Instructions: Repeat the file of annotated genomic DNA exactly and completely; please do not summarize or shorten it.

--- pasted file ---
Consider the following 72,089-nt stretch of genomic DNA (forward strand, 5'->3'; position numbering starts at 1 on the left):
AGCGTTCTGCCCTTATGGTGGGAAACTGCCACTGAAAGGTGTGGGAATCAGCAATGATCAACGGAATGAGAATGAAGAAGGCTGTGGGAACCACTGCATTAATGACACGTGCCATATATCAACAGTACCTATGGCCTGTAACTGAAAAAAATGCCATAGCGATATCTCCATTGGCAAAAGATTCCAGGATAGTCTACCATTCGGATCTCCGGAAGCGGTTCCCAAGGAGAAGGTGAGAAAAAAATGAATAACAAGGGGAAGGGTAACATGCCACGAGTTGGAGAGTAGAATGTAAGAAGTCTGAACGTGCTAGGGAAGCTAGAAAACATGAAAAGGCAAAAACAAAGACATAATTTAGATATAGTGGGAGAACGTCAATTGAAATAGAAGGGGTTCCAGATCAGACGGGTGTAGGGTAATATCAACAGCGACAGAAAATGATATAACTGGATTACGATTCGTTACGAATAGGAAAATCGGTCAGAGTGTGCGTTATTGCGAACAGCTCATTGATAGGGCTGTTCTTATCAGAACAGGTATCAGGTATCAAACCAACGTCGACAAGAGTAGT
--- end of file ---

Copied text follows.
Consider the following 72,089-nt stretch of genomic DNA (forward strand, 5'->3'; position numbering starts at 1 on the left):
AGCGTTCTGCCCTTATGGTGGGAAACTGCCACTGAAAGGTGTGGGAATCAGCAATGATCAACGGAATGAGAATGAAGAAGGCTGTGGGAACCACTGCATTAATGACACGTGCCATATATCAACAGTACCTATGGCCTGTAACTGAAAAAAATGCCATAGCGATATCTCCATTGGCAAAAGATTCCAGGATAGTCTACCATTCGGATCTCCGGAAGCGGTTCCCAAGGAGAAGGTGAGAAAAAAATGAATAACAAGGGGAAGGGTAACATGCCACGAGTTGGAGAGTAGAATGTAAGAAGTCTGAACGTGCTAGGGAAGCTAGAAAACATGAAAAGGCAAAAACAAAGACATAATTTAGATATAGTGGGAGAACGTCAATTGAAATAGAAGGGGTTCCAGATCAGACGGGTGTAGGGTAATATCAACAGCGACAGAAAATGATATAACTGGATTACGATTCGTTACGAATAGGAAAATCGGTCAGAGTGTGCGTTATTGCGAACAGCTCATTGATAGGGCTGTTCTTATCAGAACAGGTATCAGGTATCAAACCAACGTCGACAAGAGTAGT